Jutland (Danish: Jylland, German: Jütland) is a peninsula in northern Europe that forms the continental part of Denmark and a northern part of Germany, dividing the North Sea from the Baltic Sea. Its terrain is relatively flat, with low hills and peat bogs. It has an area of 29,775 square km (11,496 square miles). Population 2,491,852 (2004).
Much of the peninsula is occupied by the country of Denmark. The southern portion is made up of the German Bundesland of Schleswig-Holstein, possession of which has passed back and forth between the Danes and various German rulers, with Denmark most recently reclaiming a portion of Schleswig by plebiscite after World War I.
The largest cities in the Danish part of the Jutland Peninsula are: Århus, Aalborg, Billund, Esbjerg, Frederikshavn, Randers, Kolding, Ribe, Vejle, Viborg, and Horsens.
Jutland has historically been one of the three main parts or lands of Denmark.
Some Angles, Saxons, Jutes, and Vandals moved from continental Europe to Britain starting in c. 450 AD. This is thought by some to be related to the drive of the Huns from Asia across Europe, although the arrival of the Danes would more likely have been a major contributory factor, since conflicts between the Danes and the Jutes were both many and bloody. In time, however, these hostilities were decreased by intermarriage between Jutes and Danes.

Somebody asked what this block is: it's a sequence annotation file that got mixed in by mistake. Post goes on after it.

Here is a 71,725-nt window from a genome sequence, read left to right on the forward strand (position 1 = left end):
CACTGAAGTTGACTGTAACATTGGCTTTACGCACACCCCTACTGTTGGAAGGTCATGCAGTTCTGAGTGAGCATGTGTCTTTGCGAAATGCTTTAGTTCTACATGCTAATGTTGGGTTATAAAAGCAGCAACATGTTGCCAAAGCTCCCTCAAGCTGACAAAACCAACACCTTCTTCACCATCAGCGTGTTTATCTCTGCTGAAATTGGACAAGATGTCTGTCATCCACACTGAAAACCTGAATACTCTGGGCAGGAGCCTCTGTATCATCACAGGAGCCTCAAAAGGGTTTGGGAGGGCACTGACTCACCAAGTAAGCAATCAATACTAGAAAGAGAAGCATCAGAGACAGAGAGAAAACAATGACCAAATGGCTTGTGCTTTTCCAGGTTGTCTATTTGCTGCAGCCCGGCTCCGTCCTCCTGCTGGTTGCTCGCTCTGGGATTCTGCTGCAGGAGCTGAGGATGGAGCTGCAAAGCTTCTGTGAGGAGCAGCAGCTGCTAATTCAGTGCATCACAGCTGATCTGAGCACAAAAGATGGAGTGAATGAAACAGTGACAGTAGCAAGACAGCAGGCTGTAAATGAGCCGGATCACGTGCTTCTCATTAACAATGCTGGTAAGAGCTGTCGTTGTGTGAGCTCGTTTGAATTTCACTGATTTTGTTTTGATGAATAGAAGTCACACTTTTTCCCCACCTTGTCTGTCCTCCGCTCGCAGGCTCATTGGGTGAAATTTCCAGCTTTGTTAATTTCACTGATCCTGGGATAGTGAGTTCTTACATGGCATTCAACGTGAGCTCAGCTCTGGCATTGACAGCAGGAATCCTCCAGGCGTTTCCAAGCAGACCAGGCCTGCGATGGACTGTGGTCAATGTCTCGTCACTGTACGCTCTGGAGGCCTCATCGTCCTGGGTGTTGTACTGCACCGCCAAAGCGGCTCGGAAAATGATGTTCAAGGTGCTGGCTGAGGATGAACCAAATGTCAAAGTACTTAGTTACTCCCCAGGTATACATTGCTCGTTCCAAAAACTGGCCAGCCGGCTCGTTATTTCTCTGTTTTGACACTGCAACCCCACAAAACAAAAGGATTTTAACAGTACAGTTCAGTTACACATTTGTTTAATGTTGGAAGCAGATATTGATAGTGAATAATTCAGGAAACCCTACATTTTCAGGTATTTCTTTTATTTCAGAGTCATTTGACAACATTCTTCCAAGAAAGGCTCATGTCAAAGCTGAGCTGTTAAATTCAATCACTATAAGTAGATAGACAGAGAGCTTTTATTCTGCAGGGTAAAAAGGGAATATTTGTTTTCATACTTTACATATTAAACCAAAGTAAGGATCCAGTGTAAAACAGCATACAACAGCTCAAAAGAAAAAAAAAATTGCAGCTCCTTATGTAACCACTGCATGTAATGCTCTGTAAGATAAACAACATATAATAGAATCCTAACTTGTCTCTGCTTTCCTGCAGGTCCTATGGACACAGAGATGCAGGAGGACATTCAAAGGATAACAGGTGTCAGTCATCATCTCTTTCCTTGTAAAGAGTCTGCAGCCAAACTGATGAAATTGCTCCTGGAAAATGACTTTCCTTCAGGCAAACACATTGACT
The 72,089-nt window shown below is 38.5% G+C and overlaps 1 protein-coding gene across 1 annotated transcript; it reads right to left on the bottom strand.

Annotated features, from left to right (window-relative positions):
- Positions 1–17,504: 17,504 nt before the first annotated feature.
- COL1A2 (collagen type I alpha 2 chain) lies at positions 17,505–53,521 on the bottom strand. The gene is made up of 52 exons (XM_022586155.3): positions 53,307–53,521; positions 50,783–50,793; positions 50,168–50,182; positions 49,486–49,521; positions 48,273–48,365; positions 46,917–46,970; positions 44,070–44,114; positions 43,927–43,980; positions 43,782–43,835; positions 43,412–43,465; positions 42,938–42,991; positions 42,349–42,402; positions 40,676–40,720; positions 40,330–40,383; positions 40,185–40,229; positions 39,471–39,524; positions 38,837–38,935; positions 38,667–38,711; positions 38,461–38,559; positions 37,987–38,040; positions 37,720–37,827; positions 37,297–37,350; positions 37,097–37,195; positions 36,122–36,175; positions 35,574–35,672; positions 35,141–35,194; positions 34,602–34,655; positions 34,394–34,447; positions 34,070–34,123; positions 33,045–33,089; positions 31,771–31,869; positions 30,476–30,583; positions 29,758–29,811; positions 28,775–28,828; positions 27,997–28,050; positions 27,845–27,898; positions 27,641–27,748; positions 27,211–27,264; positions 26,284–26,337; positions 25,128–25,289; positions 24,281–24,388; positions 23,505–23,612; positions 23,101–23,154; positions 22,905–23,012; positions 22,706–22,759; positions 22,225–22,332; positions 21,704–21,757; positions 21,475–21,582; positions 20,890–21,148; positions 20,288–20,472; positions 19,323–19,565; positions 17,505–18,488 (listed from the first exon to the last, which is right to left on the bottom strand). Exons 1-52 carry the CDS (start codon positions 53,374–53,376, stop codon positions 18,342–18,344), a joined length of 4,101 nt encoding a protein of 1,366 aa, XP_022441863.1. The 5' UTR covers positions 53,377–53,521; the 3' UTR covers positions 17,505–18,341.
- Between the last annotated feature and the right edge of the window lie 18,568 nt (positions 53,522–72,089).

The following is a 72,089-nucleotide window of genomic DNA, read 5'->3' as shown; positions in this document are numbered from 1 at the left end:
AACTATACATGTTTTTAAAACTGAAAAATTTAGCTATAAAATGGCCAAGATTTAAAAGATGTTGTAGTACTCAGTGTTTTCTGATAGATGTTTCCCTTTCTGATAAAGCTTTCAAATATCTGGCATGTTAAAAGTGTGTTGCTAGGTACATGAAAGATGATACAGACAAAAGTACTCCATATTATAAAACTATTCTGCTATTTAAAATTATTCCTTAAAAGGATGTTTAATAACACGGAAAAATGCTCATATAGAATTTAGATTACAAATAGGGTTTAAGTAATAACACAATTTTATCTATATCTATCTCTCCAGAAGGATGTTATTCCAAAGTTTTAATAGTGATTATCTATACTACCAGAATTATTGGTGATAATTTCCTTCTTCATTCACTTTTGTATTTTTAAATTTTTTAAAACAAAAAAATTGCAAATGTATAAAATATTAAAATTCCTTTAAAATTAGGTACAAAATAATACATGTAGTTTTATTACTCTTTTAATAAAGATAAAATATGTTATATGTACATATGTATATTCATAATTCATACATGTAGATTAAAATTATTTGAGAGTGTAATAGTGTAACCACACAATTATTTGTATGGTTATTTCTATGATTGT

The Danes took considerable steps to protect themselves from the depredations of the Christian Frankish emperors, principally with the building of the Danevirke, a wall stretching from the North Sea to the Baltic Sea.
Charlemagne removed pagan Saxons from east Jutland at the Baltic Sea— the later Schleswig-Holstein and Mecklenburg areas— and moved Abodrites (or Obotrites), a group of Wendish Slavs who pledged allegiance to Charlemagne and who had for the most part converted to Christianity, into the area instead.
During World War I, the Battle of Jutland was one of the largest naval battles in history. In this pitched battle, the Royal Navy engaged the German Navy leading to massive casualties and ship losses on both sides. Although the Royal Navy suffered greater immediate losses, its Grand Fleet remained battle-ready. Damage to several heavy vessels of the German High Seas Fleet would have prevented them from doing the same, and the German Navy never again challenged Britain's, resorting instead to covert submarine warfare.